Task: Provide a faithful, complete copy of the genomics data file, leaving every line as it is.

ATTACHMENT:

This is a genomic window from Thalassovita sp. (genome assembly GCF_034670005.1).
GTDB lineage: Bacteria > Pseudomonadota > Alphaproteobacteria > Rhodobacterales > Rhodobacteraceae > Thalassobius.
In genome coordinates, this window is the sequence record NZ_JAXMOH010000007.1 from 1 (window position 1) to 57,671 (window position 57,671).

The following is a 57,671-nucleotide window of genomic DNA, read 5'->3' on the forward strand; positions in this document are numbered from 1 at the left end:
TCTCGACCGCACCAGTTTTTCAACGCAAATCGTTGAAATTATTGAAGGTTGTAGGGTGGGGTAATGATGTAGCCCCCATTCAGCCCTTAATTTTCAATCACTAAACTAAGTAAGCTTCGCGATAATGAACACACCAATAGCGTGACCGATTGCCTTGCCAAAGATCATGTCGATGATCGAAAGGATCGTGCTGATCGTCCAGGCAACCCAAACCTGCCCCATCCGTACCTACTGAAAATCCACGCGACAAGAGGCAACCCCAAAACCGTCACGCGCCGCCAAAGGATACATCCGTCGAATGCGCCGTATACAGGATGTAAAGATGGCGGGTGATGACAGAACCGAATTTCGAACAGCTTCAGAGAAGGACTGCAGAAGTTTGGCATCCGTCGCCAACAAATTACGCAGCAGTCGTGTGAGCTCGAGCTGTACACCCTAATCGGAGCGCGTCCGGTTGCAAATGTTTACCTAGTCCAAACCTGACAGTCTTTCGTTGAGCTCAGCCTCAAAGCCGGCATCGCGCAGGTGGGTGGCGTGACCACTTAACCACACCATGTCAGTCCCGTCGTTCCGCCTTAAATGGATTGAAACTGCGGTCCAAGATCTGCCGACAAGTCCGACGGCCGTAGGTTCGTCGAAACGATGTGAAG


This is a genomic window from Thalassovita sp. (genome assembly GCF_034670005.1).
GTDB lineage: Bacteria > Pseudomonadota > Alphaproteobacteria > Rhodobacterales > Rhodobacteraceae > Thalassobius.
In genome coordinates, this window is the sequence record NZ_JAXMOH010000007.1 from 1 (window position 1) to 57,671 (window position 57,671).

The following is a 57,671-nucleotide window of genomic DNA, read 5'->3' on the forward strand; positions in this document are numbered from 1 at the left end:
TCTCGACCGCACCAGTTTTTCAACGCAAATCGTTGAAATTATTGAAGGTTGTAGGGTGGGGTAATGATGTAGCCCCCATTCAGCCCTTAATTTTCAATCACTAAACTAAGTAAGCTTCGCGATAATGAACACACCAATAGCGTGACCGATTGCCTTGCCAAAGATCATGTCGATGATCGAAAGGATCGTGCTGATCGTCCAGGCAACCCAAACCTGCCCCATCCGTACCTACTGAAAATCCACGCGACAAGAGGCAACCCCAAAACCGTCACGCGCCGCCAAAGGATACATCCGTCGAATGCGCCGTATACAGGATGTAAAGATGGCGGGTGATGACAGAACCGAATTTCGAACAGCTTCAGAGAAGGACTGCAGAAGTTTGGCATCCGTCGCCAACAAATTACGCAGCAGTCGTGTGAGCTCGAGCTGTACACCCTAATCGGAGCGCGTCCGGTTGCAAATGTTTACCTAGTCCAAACCTGACAGTCTTTCGTTGAGCTCAGCCTCAAAGCCGGCATCGCGCAGGTGGGTGGCGTGACCACTTAACCACACCATGTCAGTCCCGTCGTTCCGCCTTAAATGGATTGAAACTGCGGTCCAAGATCTGCCGACAAGTCCGACGGCCGTAGGTTCGTCGAAACGATGTGAAG